I’ve been talking about the antics of these interwar Americans for some time now – following them down archival rabbit holes and port city back alleys, and trying to piece together what happened in 1926 on that ship, and why it matters to us today.  It’s been ten years in the making, but my book on the Floating University is finally here!

The book tells the story of the 1926 Floating University: a bold educational experiment in which 500 American college students sailed around the globe in the belief that learning at sea would make them better citizens of the world. As well as a full curriculum, the voyage included visits to foreign dignitaries including Mussolini, Gandhi and the Pope, and stops in 47 ports. But the trip was also beset by trouble: reports of sex, alcohol and jazz made their way back to an American press hungry for scandal and the Floating University became a byword for what could go wrong with educational travel. It explores this largely forgotten voyage and argues that – as well as revealing the tentacles of US empire – it exposes a much larger contest over what kind of knowledge should underpin university authority, one in which direct personal experience came into conflict with academic expertise.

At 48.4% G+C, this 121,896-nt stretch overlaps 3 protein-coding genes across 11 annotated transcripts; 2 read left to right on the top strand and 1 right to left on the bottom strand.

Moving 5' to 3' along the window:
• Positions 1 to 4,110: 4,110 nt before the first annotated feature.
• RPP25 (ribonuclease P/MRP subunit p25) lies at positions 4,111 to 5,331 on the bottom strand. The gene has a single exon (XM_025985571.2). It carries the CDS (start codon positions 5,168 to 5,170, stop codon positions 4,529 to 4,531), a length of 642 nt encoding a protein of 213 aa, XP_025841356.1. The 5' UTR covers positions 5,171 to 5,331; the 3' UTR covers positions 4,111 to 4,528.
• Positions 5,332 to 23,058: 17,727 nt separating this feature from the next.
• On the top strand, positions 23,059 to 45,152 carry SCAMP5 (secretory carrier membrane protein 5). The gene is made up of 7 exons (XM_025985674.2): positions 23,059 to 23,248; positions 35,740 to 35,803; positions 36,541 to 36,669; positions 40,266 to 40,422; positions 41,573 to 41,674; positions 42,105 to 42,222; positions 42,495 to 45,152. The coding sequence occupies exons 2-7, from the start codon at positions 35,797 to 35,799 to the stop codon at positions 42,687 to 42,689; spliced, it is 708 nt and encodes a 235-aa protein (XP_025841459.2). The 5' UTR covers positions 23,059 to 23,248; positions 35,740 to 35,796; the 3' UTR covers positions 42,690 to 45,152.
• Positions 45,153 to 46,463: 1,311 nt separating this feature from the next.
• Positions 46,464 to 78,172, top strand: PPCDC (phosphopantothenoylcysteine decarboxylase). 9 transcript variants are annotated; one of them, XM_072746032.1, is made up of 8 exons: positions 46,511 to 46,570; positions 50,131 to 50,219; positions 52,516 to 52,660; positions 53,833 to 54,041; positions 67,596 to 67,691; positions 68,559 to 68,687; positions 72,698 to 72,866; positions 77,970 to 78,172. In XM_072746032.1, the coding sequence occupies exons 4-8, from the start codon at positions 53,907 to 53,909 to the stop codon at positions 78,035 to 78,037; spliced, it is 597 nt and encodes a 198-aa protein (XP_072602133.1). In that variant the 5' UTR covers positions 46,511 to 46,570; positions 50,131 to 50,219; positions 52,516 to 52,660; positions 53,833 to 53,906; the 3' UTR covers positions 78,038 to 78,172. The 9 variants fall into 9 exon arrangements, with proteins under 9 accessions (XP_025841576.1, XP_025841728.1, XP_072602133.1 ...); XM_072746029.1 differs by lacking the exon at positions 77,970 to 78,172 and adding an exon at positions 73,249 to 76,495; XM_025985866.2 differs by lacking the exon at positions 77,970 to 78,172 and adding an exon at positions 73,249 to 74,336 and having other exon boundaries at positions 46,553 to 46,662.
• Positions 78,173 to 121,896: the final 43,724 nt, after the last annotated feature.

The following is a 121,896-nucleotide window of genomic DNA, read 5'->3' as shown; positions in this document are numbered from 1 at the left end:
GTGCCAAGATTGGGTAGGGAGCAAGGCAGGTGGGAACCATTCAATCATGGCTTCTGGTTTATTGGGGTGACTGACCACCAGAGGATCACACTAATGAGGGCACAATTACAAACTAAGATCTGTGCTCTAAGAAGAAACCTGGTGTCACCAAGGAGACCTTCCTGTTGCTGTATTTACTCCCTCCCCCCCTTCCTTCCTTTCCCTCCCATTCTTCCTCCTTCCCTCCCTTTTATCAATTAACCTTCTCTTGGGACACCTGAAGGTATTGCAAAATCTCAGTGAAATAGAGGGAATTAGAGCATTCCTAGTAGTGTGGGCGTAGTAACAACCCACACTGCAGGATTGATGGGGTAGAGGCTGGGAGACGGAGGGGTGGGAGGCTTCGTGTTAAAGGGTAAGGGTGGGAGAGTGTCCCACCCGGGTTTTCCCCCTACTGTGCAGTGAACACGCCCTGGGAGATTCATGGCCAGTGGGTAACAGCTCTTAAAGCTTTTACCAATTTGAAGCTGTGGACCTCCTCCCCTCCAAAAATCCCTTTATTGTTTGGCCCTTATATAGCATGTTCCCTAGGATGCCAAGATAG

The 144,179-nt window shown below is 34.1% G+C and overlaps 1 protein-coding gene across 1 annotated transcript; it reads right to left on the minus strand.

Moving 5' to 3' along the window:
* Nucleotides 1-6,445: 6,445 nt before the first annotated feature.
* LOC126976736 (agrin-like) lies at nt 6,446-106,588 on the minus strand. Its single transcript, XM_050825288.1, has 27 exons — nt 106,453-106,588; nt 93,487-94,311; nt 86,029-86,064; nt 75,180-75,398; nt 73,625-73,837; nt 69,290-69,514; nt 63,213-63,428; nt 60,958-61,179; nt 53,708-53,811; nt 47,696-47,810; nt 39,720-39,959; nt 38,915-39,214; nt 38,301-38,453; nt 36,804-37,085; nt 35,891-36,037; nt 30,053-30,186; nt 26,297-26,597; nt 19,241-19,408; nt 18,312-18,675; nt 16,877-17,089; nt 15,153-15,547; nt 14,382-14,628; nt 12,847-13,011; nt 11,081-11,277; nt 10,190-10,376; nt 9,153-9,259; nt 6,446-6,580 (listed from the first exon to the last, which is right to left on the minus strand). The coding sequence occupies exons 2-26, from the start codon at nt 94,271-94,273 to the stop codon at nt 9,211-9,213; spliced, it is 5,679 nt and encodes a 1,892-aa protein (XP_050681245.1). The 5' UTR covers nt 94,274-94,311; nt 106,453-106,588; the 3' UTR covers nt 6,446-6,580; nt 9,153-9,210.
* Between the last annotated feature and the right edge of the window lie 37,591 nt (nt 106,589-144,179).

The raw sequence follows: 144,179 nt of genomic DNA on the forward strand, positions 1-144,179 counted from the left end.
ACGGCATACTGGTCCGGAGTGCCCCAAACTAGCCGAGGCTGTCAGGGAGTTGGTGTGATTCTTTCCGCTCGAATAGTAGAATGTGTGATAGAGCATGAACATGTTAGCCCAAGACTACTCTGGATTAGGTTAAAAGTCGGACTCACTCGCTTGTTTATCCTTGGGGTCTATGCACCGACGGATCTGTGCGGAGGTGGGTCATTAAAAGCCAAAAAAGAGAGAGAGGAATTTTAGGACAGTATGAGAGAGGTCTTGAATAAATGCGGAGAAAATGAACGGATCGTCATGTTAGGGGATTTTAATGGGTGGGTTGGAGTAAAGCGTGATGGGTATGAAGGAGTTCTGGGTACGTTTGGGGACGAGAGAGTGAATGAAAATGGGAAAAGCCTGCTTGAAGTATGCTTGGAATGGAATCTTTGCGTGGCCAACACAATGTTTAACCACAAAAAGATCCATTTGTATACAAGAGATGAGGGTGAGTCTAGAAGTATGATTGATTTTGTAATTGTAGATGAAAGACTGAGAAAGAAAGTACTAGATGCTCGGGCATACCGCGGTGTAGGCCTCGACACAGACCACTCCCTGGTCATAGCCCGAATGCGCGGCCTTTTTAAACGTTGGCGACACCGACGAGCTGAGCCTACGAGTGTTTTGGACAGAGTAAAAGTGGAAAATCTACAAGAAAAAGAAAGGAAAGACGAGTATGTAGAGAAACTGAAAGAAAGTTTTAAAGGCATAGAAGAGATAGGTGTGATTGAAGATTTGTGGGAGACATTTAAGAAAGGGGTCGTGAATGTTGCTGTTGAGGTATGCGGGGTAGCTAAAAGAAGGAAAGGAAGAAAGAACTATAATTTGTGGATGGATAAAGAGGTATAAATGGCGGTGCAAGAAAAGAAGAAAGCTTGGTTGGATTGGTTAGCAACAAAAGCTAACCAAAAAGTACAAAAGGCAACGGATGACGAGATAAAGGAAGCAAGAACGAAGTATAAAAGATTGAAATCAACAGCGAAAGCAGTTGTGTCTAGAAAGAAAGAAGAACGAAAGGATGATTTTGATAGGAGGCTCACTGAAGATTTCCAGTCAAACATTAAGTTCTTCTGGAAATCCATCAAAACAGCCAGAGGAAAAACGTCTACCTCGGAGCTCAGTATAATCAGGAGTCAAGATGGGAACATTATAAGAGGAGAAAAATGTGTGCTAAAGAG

The introduction and table of contents are available here, and (everyone’s favourite) the acknowledgements are attached below. Thank you to everyone who has helped me along the way, and especial thanks to my partner Ruth and my daughter Vita – the cutest book mascot I could ever dream of. I submitted the manuscript the day before she was born and every day since I have thought my heart might explode.

A 40% discount is available from the University of Chicago Press website when you enter the code FLOATING.

If you want to know more, there’s an early Q&A with me about the book in Inside Higher Ed or please get in touch with me directly.